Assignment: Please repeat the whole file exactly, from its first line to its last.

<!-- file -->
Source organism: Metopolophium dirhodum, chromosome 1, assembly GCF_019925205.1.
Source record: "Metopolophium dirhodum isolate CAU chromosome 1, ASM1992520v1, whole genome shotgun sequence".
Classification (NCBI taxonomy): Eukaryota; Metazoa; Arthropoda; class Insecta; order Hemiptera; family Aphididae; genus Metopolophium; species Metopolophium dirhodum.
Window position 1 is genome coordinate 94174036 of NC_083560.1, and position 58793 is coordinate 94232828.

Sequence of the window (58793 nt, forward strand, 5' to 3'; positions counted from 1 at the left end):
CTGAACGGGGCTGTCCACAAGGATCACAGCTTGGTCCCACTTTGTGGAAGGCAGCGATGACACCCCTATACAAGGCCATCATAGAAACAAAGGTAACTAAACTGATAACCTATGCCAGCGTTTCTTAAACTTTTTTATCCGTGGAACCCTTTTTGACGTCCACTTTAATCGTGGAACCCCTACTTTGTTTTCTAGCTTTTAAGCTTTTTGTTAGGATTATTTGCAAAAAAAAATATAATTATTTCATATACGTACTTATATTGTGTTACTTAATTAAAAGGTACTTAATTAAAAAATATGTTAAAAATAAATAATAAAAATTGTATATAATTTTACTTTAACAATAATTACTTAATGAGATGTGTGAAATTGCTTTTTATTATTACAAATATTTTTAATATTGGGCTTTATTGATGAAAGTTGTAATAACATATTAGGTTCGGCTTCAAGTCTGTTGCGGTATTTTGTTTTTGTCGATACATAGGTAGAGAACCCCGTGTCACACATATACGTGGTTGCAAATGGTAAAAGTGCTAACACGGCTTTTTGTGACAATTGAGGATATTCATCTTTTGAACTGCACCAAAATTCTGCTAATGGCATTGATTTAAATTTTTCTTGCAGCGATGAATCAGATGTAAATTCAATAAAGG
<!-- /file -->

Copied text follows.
Source organism: Metopolophium dirhodum, chromosome 1, assembly GCF_019925205.1.
Source record: "Metopolophium dirhodum isolate CAU chromosome 1, ASM1992520v1, whole genome shotgun sequence".
Classification (NCBI taxonomy): Eukaryota; Metazoa; Arthropoda; class Insecta; order Hemiptera; family Aphididae; genus Metopolophium; species Metopolophium dirhodum.
Window position 1 is genome coordinate 94174036 of NC_083560.1, and position 58793 is coordinate 94232828.

Sequence of the window (58793 nt, forward strand, 5' to 3'; positions counted from 1 at the left end):
CTGAACGGGGCTGTCCACAAGGATCACAGCTTGGTCCCACTTTGTGGAAGGCAGCGATGACACCCCTATACAAGGCCATCATAGAAACAAAGGTAACTAAACTGATAACCTATGCCAGCGTTTCTTAAACTTTTTTATCCGTGGAACCCTTTTTGACGTCCACTTTAATCGTGGAACCCCTACTTTGTTTTCTAGCTTTTAAGCTTTTTGTTAGGATTATTTGCAAAAAAAAATATAATTATTTCATATACGTACTTATATTGTGTTACTTAATTAAAAGGTACTTAATTAAAAAATATGTTAAAAATAAATAATAAAAATTGTATATAATTTTACTTTAACAATAATTACTTAATGAGATGTGTGAAATTGCTTTTTATTATTACAAATATTTTTAATATTGGGCTTTATTGATGAAAGTTGTAATAACATATTAGGTTCGGCTTCAAGTCTGTTGCGGTATTTTGTTTTTGTCGATACATAGGTAGAGAACCCCGTGTCACACATATACGTGGTTGCAAATGGTAAAAGTGCTAACACGGCTTTTTGTGACAATTGAGGATATTCATCTTTTGAACTGCACCAAAATTCTGCTAATGGCATTGATTTAAATTTTTCTTGCAGCGATGAATCAGATGTAAATTCAATAAAGG